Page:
Nathalie Pechalat and Fabien Bourzat (France)

Pechalat and Bourzat truly define the word "quirky" with their skating, with impressively innovative lifts and complex steps and choreography. The French progressed rapidly last season, going from 4th at Europeans to 5th at Worlds just two months later, where they beat current European champions and 2008 world bronze medalists Jana Khokhlova and Sergei Novitski of Russia. Staying in the top five come the Olympics will be extremely difficult, as 2008 world champions and fellow compatriots Isabelle Delobel and Olivier Schoenfelder return to the ice after Delobel's pregnancy. Pechalat and Bourzat are right up with the top teams technically, having received eight out of eight level 4s for their elements during their free dance in Los Angeles. Presentation wise, there is some room for improvement with expression, but those marks should boost over time with added reputation. Beating the Kerrs at Worlds after having lost to them at Europeans was also a big plus for Pechalat and Bourzat, and the French will certainly be looking to beat the British at this competition next week.

Emily Samuelson/Evan Bates (USA)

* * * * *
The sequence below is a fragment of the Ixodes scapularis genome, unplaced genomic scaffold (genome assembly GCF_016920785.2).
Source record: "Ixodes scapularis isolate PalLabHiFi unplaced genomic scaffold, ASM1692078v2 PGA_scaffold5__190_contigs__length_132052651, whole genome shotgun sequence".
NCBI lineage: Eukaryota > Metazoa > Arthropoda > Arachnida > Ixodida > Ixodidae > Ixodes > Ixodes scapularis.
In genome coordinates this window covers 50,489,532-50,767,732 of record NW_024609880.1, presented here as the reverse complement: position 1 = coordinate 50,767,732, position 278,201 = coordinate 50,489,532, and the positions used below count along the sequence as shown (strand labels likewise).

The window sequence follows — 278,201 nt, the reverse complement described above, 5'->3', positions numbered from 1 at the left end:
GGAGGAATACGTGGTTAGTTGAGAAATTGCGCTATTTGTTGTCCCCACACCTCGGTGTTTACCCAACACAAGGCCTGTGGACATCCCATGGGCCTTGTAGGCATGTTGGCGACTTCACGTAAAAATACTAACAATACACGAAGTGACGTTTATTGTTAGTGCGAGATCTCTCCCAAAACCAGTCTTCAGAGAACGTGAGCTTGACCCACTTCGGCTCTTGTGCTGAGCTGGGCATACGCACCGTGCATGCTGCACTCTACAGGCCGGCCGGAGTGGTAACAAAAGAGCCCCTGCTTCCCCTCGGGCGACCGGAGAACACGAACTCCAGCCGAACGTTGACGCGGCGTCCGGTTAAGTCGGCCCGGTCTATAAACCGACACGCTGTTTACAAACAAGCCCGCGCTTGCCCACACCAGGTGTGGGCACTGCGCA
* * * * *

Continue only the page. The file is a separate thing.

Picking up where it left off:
Samuelson and Bates have come a long way in a short period of time, finishing just outside the top 10 at their first world championship this year and winning their first U.S. senior dance medal. Samuelson and Bates' strongest portion of the competition is typically their free dance, where they were 9th in Los Angeles, and their weakest phase is generally the compulsory dance. The team's polish and extension is very impressive, but hopefully the Americans will debut a more original and dynamic free dance, which is scheduled to be to "Canto Della Terra" by Sarah Brightman and Andrea Bocelli, as their "Otonal" free dance last season did not fully stretch the team emotionally. Although Samuelson and Bates, who are 19 and 20, respectively, are extremely creditable skaters for being so young, they are keen on improving on all of their underlying weaknesses. They voiced that they are improving several areas of their skating in the off season in a Golden Skate interview, including their lifts, spins, and overall entertainment value. The strength this team further augments the excellent depth of U.S. ice dancing.